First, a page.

Paris, 22 May 2020 – Designs, reflecting quality and commitment to innovation have become the new weapon of business competition, even becoming, at times, a means of identification in the same way as a trademark.
Their role in the economics of numerous companies has become highly important and therefore, protection should not be overlooked.
The International Design System was established in order to facilitate the protection of designs abroad. However, contrary to what the name might suggest, it does not equate to a worldwide protection. In reality, it is a simplified filing system before one Office (the WIPO), allowing applications to be filed in any of the countries that have subscribed to the system, through the payment a tax for each designated territory.
Today 74 territories are members, including France, the European Union and many countries in Eastern Europe, Africa and Asia. As a result, 90 countries are covered. Following the addition of Israel on 3 January 2020, it will be Mexico’s turn to join the International System on 6 June 2020.
Once this single filing, the WIPO will then notify all designated States/regions offices in order for them to proceed according to their legislation.
Unlike the international trademark, it is not necessary to be a holder of a “basic” design prior to filing. Thus, it is possible to designate France along with the other countries in the initial filing. Also, if you have been the holder of a design in France for less than 6 months it is possible to extend it using an international filing. The priority of the French filing can be claimed, meaning it will be considered as having the same disclosure date as this initial filing.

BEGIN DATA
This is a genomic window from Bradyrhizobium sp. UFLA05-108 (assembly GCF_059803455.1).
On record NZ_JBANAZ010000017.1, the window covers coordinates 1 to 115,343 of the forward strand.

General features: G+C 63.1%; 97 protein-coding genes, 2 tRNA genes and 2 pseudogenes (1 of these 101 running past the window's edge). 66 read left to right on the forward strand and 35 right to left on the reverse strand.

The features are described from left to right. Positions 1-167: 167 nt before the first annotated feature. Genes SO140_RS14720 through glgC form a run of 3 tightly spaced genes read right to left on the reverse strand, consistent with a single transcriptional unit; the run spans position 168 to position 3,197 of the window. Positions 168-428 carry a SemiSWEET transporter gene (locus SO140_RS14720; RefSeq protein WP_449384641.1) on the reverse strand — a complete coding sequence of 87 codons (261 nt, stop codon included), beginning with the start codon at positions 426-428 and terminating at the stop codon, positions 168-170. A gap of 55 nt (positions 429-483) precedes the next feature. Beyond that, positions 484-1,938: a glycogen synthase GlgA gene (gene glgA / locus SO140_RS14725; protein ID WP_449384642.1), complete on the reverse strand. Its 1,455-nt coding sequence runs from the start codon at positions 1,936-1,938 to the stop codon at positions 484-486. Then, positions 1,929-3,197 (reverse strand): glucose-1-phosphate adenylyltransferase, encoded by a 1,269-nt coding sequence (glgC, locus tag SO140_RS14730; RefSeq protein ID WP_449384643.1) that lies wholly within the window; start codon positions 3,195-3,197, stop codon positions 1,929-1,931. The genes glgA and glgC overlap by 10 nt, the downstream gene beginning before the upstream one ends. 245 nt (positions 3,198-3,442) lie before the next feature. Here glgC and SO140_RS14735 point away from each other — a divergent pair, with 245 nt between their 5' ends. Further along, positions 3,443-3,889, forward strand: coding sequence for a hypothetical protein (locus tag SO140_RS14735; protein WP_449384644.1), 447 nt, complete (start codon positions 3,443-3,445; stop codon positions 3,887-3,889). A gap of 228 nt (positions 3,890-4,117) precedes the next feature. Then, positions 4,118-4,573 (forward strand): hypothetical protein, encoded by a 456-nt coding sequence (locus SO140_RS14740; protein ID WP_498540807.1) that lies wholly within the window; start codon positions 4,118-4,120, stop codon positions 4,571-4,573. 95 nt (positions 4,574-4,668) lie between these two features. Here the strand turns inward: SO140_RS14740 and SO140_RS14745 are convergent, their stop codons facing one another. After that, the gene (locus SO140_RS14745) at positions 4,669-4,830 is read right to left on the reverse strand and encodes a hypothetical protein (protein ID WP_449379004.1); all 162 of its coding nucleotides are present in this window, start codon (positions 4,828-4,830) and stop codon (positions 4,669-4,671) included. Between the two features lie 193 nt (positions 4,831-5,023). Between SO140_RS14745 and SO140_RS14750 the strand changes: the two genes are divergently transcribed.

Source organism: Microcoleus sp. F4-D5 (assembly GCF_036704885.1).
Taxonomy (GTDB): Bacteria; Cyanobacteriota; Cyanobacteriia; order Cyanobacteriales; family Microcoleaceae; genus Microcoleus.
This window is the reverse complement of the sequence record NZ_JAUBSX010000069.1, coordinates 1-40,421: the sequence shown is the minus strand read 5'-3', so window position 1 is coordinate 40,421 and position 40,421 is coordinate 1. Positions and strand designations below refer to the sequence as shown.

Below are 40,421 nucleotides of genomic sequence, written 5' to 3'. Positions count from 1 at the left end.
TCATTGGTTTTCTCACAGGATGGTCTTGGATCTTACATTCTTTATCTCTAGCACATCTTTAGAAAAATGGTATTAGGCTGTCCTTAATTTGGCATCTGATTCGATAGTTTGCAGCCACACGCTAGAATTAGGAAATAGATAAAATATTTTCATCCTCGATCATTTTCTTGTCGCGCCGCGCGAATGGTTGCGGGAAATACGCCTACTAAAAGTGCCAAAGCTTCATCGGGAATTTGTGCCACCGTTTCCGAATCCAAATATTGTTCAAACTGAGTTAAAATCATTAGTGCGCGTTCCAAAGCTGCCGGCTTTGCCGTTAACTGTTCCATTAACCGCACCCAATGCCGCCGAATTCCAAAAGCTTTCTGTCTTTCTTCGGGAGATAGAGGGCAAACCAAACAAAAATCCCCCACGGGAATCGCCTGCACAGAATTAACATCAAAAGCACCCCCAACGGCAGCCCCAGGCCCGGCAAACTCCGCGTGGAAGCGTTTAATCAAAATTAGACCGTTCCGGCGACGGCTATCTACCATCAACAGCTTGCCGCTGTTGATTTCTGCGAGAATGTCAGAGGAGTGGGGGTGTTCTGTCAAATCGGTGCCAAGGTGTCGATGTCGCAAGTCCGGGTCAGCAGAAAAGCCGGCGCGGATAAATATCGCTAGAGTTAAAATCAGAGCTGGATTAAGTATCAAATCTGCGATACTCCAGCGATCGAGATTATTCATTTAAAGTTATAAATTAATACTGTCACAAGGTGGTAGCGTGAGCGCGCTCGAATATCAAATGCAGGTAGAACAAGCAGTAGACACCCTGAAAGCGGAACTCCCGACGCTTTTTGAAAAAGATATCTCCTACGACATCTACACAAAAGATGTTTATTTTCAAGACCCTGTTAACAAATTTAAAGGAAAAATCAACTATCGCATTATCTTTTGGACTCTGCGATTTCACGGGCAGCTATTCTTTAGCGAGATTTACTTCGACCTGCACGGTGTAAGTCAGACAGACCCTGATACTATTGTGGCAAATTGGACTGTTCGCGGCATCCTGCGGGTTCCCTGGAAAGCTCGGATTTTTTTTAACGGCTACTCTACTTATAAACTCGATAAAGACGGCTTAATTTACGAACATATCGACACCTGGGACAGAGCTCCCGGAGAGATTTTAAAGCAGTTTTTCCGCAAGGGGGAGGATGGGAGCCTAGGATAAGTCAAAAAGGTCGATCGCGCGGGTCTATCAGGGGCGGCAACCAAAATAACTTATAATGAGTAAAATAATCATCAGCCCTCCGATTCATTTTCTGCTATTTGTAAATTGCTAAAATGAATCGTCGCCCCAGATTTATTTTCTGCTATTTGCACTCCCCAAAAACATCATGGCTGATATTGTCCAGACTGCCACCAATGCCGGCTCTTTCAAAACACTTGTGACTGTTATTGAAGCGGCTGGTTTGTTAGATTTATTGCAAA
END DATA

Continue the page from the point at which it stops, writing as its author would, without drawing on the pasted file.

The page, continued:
However, pay attention to the timing and, in particular, the date of disclosure of your design! Where France allows a grace period of 12 months to file, without prior disclosure affecting the validity of the design, after initial disclosure, this is not the case in all countries; with some requiring absolute novelty (hence no prior disclosure).
However, it is still possible to proceed with national filings if the territory of interest is not a member of the International Design System, or if your project requires it.
This easy to manage International Design, that is valid for 25 years in 5 year renewable periods, is becoming increasingly more and more popular due to its geographical scope and the increasing importance of designs.
Thus, effectively protecting your rights abroad is possible and should be integrated in the creative process. We remain at your disposal discuss the right timing and geographical scope of protection for your project, as well as the safeguarding measures to take to ensure that the ownership of your right can not be disputed.